[FOM] Constructive reactions to Goedel Incompleteness
sambin at math.unipd.it
Thu Dec 14 03:19:35 EST 2006
Peter Aczel points out two ways of understanding completeness (of a
formal system) constructively:
At 12:26 +0000 12-12-2006, Peter Aczel wrote:
>1) Every sentence of the formal language is formally provable or
> formally refutable (i.e. its negation is formally provable).
>2) Every true sentence of the formal language is formally provable.
I would like to make it clear, first of all, that failure of both is
easily provable in a fully constructive way. In fact, in recent
joint work with M. E. Maietti, we have found a formula F such that
both F and not-F are unprovable in Heyting arithmetic HA. Moreover,
not-F is certainly true, since it is just the formula asserting
consistency of HA (btw., this is established by a proof, which by
Goedel's second theorem is outside HA itself).
Why have constructivists been so little interested in Goedel's
theorems? (For example, the proof mentioned above is absolutely
elementary, but I could not find anything similar in the literature.)
It seems to me that the explanation of this is shown by Brouwer's
beliefs, as reported in Mark van Atten's posting. For Brouwer,
incompleteness was neither as surprising nor as dramatic, as it was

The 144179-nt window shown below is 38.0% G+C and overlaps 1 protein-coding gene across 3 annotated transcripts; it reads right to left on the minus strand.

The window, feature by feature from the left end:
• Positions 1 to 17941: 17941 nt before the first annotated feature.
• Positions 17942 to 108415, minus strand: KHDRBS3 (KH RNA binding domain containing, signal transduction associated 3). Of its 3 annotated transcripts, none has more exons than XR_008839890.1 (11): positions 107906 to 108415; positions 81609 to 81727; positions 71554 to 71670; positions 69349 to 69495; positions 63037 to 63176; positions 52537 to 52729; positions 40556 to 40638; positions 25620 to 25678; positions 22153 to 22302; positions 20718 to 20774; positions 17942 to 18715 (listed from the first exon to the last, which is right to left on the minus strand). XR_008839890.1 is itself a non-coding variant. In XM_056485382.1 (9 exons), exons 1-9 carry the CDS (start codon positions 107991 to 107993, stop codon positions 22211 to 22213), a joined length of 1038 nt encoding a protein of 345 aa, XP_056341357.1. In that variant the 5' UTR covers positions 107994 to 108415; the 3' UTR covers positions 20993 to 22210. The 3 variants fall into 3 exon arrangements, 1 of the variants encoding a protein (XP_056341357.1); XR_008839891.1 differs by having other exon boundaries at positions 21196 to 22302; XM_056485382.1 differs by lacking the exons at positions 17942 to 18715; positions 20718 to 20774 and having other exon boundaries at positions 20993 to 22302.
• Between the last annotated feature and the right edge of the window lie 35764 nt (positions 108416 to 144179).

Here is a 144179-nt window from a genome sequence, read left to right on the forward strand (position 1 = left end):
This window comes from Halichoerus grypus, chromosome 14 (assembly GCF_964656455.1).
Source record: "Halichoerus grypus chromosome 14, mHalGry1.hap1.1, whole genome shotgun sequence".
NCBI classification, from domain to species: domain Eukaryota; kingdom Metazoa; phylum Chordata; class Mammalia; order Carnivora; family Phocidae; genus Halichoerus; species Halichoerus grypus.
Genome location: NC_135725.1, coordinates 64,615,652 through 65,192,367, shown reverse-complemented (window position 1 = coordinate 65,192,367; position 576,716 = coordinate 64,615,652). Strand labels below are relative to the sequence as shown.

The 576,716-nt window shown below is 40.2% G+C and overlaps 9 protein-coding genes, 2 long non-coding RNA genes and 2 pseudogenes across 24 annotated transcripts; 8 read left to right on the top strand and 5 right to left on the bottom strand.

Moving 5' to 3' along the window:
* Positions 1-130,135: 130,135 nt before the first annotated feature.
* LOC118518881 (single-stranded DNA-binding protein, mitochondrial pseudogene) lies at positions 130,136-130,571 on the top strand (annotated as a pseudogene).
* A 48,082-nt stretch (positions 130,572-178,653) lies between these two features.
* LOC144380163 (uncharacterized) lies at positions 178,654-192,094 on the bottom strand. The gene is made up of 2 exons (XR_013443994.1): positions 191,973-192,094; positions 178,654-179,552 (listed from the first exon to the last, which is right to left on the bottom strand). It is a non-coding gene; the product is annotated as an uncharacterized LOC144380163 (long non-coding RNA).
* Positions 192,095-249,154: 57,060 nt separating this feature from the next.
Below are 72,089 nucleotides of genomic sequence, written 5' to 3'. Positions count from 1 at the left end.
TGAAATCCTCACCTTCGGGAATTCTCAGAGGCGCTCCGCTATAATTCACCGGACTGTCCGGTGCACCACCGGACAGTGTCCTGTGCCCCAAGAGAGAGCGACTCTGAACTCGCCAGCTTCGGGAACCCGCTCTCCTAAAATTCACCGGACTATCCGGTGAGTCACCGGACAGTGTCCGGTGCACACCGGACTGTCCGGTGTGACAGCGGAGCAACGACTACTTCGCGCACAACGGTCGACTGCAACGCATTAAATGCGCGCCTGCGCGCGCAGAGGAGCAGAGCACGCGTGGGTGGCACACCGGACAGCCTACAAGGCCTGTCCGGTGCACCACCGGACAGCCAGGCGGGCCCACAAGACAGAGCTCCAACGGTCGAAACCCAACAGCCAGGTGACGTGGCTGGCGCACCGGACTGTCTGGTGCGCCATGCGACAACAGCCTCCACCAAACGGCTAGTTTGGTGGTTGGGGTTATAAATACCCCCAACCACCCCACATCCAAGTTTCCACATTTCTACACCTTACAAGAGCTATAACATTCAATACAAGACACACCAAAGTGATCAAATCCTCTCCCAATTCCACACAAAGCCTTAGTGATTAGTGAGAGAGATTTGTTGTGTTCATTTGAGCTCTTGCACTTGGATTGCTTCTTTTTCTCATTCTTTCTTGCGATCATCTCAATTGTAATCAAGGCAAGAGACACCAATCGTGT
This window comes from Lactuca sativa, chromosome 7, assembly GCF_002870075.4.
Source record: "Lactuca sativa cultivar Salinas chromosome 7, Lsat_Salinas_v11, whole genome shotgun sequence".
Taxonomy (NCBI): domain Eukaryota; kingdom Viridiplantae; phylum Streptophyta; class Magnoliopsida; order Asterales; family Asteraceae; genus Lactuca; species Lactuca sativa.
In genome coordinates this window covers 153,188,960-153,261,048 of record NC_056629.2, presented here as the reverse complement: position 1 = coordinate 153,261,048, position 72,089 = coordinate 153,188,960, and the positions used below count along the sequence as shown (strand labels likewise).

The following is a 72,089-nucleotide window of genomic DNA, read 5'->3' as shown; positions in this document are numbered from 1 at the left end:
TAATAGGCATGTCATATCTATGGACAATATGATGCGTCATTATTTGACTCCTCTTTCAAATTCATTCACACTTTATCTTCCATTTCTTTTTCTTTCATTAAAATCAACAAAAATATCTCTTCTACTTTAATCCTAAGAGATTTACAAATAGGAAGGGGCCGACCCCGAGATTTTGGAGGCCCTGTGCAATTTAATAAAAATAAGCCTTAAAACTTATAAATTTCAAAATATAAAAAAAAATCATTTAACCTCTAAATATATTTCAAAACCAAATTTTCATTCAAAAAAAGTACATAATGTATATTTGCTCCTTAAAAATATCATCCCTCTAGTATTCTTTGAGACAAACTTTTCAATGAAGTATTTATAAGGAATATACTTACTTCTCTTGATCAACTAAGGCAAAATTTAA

Upon reflection, he was right. Actually, I personally see in the
incompleteness phenomenon a good reason to become a constructivist.
Incompleteness (and unprovability of consistency) is just part of a
dynamic view, which is fully compatible with constructivism, while it
is very disappointing when truth is seen as fixed, as is common to
the classic view.
As a constructivist, I see incompleteness as a natural phenomenon,
which is part of the world in which we live. Goedel's theorems compel
one to recall that there is no language without a metalanguage. As
observed by Goedel himself (see van Atten's posting), the key of his
contribution is showing that language itself reflects this fact. In
nature, there is no organism without an environment. And this is
exactly what prevents an organism to be fully aware of him/her/itself
(this remark is due to Gregory Bateson).
If something is accepted as true only when a proof is given, then it
is obvious that no fixed system of rules will give all truths: one
can immediately obtain a new true proposition (e.g. a statement of
underivability) in which those rules are taken as objects. Note en
passant that, since mathematics is not reducible to logic, one still
can consider intuitionistic logic as central and see that Panu
Raatikainen's fear is unfounded.
In conclusion, as a constructivist, it is difficult for me to see why
Goedel's theorems are still a source of so much surprise.
Professor of Mathematical Logic
Dipartimento di Matematica Pura e Applicata,
Universita' di Padova
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